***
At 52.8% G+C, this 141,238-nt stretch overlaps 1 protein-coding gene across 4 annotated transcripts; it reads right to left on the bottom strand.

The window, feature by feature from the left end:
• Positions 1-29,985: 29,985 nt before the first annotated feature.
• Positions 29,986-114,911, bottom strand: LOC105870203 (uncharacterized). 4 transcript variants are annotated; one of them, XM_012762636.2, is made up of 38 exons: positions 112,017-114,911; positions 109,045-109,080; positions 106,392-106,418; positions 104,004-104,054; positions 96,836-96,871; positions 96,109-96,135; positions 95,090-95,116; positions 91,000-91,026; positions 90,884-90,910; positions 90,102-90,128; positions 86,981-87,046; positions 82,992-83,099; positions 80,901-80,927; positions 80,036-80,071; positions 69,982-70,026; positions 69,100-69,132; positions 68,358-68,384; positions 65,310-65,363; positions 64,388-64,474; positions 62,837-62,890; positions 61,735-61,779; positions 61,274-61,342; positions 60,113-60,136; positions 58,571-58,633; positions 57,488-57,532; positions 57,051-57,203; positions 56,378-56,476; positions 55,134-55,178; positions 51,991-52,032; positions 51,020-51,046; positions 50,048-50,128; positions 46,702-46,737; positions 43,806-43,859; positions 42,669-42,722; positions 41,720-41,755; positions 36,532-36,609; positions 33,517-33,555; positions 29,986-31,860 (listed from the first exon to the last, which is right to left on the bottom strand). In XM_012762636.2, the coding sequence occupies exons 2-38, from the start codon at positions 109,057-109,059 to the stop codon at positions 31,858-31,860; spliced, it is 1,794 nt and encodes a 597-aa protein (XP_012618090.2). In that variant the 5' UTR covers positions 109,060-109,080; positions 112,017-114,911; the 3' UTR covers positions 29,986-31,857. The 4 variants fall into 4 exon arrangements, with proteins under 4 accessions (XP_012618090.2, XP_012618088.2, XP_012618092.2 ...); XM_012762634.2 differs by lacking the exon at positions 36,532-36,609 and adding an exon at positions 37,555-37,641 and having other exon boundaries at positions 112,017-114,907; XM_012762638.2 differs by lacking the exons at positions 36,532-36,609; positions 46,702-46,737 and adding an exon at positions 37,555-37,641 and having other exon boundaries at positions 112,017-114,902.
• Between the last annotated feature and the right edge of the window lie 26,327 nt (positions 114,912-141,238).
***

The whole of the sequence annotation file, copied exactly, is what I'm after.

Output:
At 52.8% G+C, this 141,238-nt stretch overlaps 1 protein-coding gene across 4 annotated transcripts; it reads right to left on the bottom strand.

The window, feature by feature from the left end:
• Positions 1-29,985: 29,985 nt before the first annotated feature.
• Positions 29,986-114,911, bottom strand: LOC105870203 (uncharacterized). 4 transcript variants are annotated; one of them, XM_012762636.2, is made up of 38 exons: positions 112,017-114,911; positions 109,045-109,080; positions 106,392-106,418; positions 104,004-104,054; positions 96,836-96,871; positions 96,109-96,135; positions 95,090-95,116; positions 91,000-91,026; positions 90,884-90,910; positions 90,102-90,128; positions 86,981-87,046; positions 82,992-83,099; positions 80,901-80,927; positions 80,036-80,071; positions 69,982-70,026; positions 69,100-69,132; positions 68,358-68,384; positions 65,310-65,363; positions 64,388-64,474; positions 62,837-62,890; positions 61,735-61,779; positions 61,274-61,342; positions 60,113-60,136; positions 58,571-58,633; positions 57,488-57,532; positions 57,051-57,203; positions 56,378-56,476; positions 55,134-55,178; positions 51,991-52,032; positions 51,020-51,046; positions 50,048-50,128; positions 46,702-46,737; positions 43,806-43,859; positions 42,669-42,722; positions 41,720-41,755; positions 36,532-36,609; positions 33,517-33,555; positions 29,986-31,860 (listed from the first exon to the last, which is right to left on the bottom strand). In XM_012762636.2, the coding sequence occupies exons 2-38, from the start codon at positions 109,057-109,059 to the stop codon at positions 31,858-31,860; spliced, it is 1,794 nt and encodes a 597-aa protein (XP_012618090.2). In that variant the 5' UTR covers positions 109,060-109,080; positions 112,017-114,911; the 3' UTR covers positions 29,986-31,857. The 4 variants fall into 4 exon arrangements, with proteins under 4 accessions (XP_012618090.2, XP_012618088.2, XP_012618092.2 ...); XM_012762634.2 differs by lacking the exon at positions 36,532-36,609 and adding an exon at positions 37,555-37,641 and having other exon boundaries at positions 112,017-114,907; XM_012762638.2 differs by lacking the exons at positions 36,532-36,609; positions 46,702-46,737 and adding an exon at positions 37,555-37,641 and having other exon boundaries at positions 112,017-114,902.
• Between the last annotated feature and the right edge of the window lie 26,327 nt (positions 114,912-141,238).